Share this post


Link to post
Share on other sites

I see your point but I also see problems with that line of reasoning. The reasoning seems to be: given that everything in the bible is correct, how can we change reality around it to fit? In this case you seem to be interpreting what was going through god's head as if you, or anyone else, could know.

Regardless of the historical context, I think the contradiction stands. God, supposedly in his own words, said he is capable of evil and has acted in evil. No historical context will take away from that fact, and the reasons behind it don't matter. The acts of that god speak for themselves as well: flood, sodom and gomorrah, plagues, meteors, disease, mutilations, etc. It's a pretty p***ed-off, ruthless, vain, sadistic, angry, tyrant of a god.

A quote from a website I think nails god's personality on the head:

"enjoys burning of the flesh, whipping, torturing, battering, mutilation, and sometimes annihilation"

What is mentally deranged:

http://mental-health.readabout.net/Mentally_Deranged.html

Share this post


Link to post
Share on other sites

I love the way the bible contradicts itself as it adds to the argument I have that it was not inspired by God but written by storytellers. Here's a good example: Has anyone seen God?

Genesis 32:30 "For I have seen God face to face."

That's not a contradiction. Jacob was having a dream and, in his dream, he saw God. Everything is possible in a dream; even to see God and live.

Exodus 33:11 "And the Lord spake unto Moses face to face, as a man speaketh unto his friend."

Moses is claimed to have been the most important prophet in the history of Israel. To distinguish him from the other prophets, it was a honorable way to say that he saw God face to face. But as a human prophet that he was, he did see God but in a dream, as that was the method for God to make His will known to them. (Num. 12:6) The truth is that, when Moses prayed to really see the glory of God, he was denied his request under the same reason that no man can see God and live. Only in a dream.

Isaiah 6:1 "In the year that king Uzziah died I saw also the Lord sitting upon a throne, high and lifted up, and his train filled the temple."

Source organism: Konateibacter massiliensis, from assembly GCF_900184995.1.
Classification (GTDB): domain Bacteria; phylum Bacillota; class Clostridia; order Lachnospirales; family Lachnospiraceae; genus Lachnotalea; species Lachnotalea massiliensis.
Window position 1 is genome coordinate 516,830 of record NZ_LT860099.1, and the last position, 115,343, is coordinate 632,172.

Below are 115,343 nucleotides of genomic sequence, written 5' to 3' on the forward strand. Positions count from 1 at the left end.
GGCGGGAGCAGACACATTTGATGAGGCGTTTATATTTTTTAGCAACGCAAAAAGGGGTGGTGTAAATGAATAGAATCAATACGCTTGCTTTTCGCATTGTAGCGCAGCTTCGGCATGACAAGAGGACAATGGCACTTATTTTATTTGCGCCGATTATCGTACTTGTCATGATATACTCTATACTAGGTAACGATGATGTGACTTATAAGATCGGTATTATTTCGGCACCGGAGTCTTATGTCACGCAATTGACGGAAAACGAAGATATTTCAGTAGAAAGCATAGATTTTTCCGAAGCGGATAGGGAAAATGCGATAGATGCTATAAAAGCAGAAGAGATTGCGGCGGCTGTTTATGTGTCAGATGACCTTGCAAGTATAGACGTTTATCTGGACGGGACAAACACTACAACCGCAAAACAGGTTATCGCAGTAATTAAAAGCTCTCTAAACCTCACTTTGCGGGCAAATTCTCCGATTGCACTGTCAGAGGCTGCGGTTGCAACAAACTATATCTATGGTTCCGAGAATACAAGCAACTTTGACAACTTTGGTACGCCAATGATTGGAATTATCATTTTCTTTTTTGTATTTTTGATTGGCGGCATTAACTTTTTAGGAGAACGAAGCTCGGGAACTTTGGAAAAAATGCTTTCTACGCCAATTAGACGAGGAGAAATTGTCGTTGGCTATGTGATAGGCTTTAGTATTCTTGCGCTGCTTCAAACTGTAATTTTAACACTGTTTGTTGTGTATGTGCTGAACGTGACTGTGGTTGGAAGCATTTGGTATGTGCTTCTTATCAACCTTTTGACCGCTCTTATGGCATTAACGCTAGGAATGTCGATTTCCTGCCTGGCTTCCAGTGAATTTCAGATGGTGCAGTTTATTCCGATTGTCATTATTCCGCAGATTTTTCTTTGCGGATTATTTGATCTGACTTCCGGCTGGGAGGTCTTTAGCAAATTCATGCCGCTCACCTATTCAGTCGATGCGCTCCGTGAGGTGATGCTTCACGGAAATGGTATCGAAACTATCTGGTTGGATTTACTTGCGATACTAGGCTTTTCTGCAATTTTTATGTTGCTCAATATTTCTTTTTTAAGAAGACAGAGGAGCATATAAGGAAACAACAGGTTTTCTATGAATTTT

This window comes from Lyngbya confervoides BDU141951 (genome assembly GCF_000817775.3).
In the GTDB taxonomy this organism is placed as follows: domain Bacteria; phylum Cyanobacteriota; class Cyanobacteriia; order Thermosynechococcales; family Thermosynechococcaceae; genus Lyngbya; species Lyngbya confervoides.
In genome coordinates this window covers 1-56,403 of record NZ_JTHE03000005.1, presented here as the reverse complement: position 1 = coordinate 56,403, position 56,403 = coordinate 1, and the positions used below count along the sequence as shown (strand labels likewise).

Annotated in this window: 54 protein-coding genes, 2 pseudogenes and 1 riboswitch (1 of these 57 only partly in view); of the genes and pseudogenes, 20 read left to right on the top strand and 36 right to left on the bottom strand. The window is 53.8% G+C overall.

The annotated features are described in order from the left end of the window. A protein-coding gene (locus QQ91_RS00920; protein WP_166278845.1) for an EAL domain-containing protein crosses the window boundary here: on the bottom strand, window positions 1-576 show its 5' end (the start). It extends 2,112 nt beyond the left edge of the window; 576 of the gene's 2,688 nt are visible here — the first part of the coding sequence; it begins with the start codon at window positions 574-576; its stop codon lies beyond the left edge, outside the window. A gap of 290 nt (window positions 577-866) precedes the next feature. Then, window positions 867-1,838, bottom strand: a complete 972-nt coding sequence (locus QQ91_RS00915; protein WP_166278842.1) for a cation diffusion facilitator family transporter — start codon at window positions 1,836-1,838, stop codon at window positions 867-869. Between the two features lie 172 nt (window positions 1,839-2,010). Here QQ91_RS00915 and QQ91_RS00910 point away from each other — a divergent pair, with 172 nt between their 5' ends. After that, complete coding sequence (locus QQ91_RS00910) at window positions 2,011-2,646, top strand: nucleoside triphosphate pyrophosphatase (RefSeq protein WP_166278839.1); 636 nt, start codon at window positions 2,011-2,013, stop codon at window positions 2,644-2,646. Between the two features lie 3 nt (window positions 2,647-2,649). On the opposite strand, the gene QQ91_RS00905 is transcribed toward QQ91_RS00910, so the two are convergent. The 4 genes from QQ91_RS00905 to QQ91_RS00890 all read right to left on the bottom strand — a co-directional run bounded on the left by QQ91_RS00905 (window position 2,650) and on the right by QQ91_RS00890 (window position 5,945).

Again, that's the way prophets would see God: In a dream, according to Numbers 12:6. Here, in the case of Isaiah, the dream was so lucid that he thought he had really seen God face to face. Besides, God neither has a face to be seen nor a buttom to sit Himself upon a throne. God is Spirit; and spirits are incorporeal.

Job 42:5 "I have heard of thee by the hearing of the ear: but now mine eye seeth thee."

This is a progress from only having an idea of God to having a better understanding of His essence. Nothing of seeying God face to face. Therefore, there is no contradiction in the Scriptures. All you have to do is to distinguish between literal and metaphorical interpretation.

Ben

Share this post


Link to post
Share on other sites

The only sections I read is the teachings of jesus. Other than that, the book is just created by the flawed hands of humanity. There are many mistranslations, who knows which ones are the real deal? Then you have the other religious texts of other religions, each one containing stories that contradict the beliefs of the religion itself. Who knows which text is the REAL Word of the Lord, who I feel would want to express himself through more than just mere paper.

No sir, a simple defiance of logic and physics in the world would be nice. Like the existence of dragons in the cloud or something. :w00t:

Share this post


Link to post
Share on other sites

The only sections I read is the teachings of jesus. Other than that, the book is just created by the flawed hands of humanity. There are many mistranslations, who knows which ones are the real deal? Then you have the other religious texts of other religions, each one containing stories that contradict the beliefs of the religion itself. Who knows which text is the REAL Word of the Lord, who I feel would want to express himself through more than just mere paper.

No sir, a simple defiance of logic and physics in the world would be nice. Like the existence of dragons in the cloud or something. :w00t:

So, the only sections you read are the teachings of Jesus. Did you know that everything about Jesus was written 50+ years after he had been gone? And IMHO, everything he said or is said about him, was written by hellenists who never saw him. That's what we have today in the NT because it was canonized and preserved by the Fathers of the Church. The Catholic Church, there is. Anything non-hellenistic that possibly could have been written by the apostles of Jesus did not stand the test of admission into the canon in the 4th Century. Nevertheless, I do find possible to accept about 20% worthy believing. The other 80% is made up of anti-Jewish interpolations with the intent to promote Replacement Theology.

Ben

3 people like this

Share this post


Link to post
Share on other sites

Jesus spoke Aramaic. There are no quotes from Jesus in Aram

The only sections I read is the teachings of jesus. Other than that, the book is just created by the flawed hands of humanity. There are many mistranslations, who knows which ones are the real deal?

Jesus spoke Aramaic. There are no quotes from Jesus in his native language. The ones we have today have been translated from Greek. How do you know which ones are mistranslations and which ones are "the real deal"?

Share this post


Link to post
Share on other sites

I love the way the bible contradicts itself as it adds to the argument I have that it was not inspired by God but written by storytellers.